A stunning reissue of the international bestseller, from the much-loved author of 'The Joy Luck Club' and 'The Bonesetter's Daughter'. Pearl Louie Brandt has a terrible secret which she tries desperately to keep from her mother, Winnie Louie. And Winnie has long kept her own secrets -- about her past and the confusing circumstances of Pearl's ...
A stunning reissue of the international bestseller, from the much-loved author of 'The Joy Luck Club' and 'The Bonesetter's Daughter'. Pearl Louie Brandt has a terrible secret which she tries desperately to keep from her mother, Winnie Louie. And Winnie has long kept her own secrets -- about her past and the confusing circumstances of Pearl's birth. Fate intervenes in the form of Helen Kwong, Winnie's so-called sister-in-law, who believes she is dying and must unburden herself of all falsehoods before she flies off to heaven. But, unfortunately, the truth comes in many guises, depending on who is telling the tale! Thus begins a story that takes us back to Shanghai in the 1920s, through World War II, and the harrowing events that led to Winnie's arrival in America in 1949. The story is one of innocence and its loss, tragedy and survival, and most of all, the enduring qualities of hope, love and friendship.
Very good. Appearance of only slight previous use. Cover and binding show a little wear. All pages are undamaged with potentially only a few, small markings. Help save a tree. Buy all your used books from Thriftbooks. Read. Recycle and Reuse.
Amy Tan is at the height of her literary powers here, in this wonderful book about secrets, mothers, and daughters. Tan may never exhaust the things she has to say about mother-daughter relationships, and I can't say that's a bad thing, because her stories always ring true. "The Kitchen God's Wife" is no exception. Revolving around the secrets kept by a mother and daughter, it examines the way secrets (specifically, painful secrets) can drive a wedge of opacity between people, even if the secret is meant to protect a loved one. Pearl and her mother Winnie find each other harder and harder to understand, each trying to protect the other from the painful truths they are carrying. Finally, Winnie's hand is forced by her old friend and secret-keeper, who declares she will tell all if Winnie does not. Thus begins the major section of the book, in which Winnie narrates to her daughter the truth about her life in China prior to her flight to America. The experiences that Winnie lived through are horrific and yet believable. I never felt that Tan was merely trying to pull emotional strings or manipulate the reader in any way. Considering the pain held in these pages, this is quite impressive. It is not an easy thing to do without becoming heavy-handed. I loved this book. It was vivid, full of joy, and ultimately satisfying.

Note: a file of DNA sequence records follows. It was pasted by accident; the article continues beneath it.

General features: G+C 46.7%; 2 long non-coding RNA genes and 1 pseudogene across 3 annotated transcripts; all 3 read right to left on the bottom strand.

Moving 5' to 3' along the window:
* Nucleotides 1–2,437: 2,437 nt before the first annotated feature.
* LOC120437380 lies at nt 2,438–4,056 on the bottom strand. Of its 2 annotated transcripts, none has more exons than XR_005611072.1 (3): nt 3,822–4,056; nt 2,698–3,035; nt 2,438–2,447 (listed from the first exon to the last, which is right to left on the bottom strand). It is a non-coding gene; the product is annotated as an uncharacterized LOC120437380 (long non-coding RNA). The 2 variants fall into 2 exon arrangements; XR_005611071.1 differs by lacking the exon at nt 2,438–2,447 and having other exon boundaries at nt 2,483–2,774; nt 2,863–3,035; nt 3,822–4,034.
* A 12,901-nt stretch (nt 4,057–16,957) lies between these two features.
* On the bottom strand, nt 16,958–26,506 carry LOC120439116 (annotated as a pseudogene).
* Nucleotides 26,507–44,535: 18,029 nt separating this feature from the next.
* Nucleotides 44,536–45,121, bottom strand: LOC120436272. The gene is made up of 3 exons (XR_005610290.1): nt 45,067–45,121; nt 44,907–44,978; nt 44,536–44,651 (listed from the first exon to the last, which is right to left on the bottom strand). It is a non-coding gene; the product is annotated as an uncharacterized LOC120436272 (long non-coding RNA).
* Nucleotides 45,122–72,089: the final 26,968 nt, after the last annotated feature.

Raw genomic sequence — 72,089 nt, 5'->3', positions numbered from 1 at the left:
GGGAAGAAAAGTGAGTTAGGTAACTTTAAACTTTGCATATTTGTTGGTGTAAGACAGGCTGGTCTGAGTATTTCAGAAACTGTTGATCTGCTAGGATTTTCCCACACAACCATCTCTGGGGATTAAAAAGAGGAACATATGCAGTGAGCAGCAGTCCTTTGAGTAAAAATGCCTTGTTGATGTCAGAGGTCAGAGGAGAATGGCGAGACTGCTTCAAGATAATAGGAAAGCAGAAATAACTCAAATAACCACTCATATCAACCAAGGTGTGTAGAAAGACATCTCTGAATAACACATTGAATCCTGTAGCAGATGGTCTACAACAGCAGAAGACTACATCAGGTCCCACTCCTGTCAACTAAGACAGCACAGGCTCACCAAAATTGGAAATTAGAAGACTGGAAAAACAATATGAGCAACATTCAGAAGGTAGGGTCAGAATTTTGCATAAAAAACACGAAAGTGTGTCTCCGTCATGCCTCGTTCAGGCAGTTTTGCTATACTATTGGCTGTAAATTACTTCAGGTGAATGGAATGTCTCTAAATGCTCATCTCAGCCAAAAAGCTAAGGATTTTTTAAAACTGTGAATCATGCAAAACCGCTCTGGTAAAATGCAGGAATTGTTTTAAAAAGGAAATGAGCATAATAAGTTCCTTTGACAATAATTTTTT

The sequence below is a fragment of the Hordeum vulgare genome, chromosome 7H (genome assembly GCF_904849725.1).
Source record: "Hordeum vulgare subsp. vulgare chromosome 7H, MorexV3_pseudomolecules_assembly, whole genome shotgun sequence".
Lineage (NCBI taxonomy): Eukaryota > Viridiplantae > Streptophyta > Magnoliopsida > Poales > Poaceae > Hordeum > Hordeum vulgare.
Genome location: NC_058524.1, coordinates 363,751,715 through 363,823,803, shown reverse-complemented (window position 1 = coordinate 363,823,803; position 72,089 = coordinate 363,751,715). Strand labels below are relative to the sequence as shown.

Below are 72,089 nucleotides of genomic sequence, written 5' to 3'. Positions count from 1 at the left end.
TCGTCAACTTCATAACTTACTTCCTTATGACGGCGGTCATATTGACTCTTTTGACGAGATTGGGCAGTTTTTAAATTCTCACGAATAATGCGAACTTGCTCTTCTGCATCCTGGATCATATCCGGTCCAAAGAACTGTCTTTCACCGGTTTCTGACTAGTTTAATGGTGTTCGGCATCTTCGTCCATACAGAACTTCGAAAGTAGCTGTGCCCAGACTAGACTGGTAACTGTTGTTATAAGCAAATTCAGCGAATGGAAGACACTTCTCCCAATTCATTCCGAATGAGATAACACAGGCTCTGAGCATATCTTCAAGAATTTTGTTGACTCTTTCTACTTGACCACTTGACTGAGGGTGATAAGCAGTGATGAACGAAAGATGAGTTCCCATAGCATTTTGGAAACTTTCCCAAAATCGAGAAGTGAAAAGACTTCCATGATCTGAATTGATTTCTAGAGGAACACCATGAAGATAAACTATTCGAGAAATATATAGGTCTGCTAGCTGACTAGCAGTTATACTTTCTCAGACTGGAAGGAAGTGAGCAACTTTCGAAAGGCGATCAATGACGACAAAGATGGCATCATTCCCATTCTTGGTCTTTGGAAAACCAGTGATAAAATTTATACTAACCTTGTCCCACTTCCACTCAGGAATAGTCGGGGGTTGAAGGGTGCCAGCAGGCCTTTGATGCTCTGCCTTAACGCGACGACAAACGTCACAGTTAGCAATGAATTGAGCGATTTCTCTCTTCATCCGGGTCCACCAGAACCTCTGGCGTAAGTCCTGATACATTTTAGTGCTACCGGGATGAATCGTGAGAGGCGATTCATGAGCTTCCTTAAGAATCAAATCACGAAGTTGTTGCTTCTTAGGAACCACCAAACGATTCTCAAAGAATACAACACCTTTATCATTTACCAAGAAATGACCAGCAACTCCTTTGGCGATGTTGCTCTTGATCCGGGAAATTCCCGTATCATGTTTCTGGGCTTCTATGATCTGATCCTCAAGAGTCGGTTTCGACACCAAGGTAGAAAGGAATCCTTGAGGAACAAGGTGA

Oct 10, 2007
A must read
This is a powerful book dealing with the relationship between mother ond daughter. Winnie and Pearl are very likeable characters. Amy Tan has a beautiful way of writing. It is a great joy to be reading her words. Sometimes the narrative almost soulds like poetry.
This is an entertaining book, full of great characters. This is one of Tan's best work.
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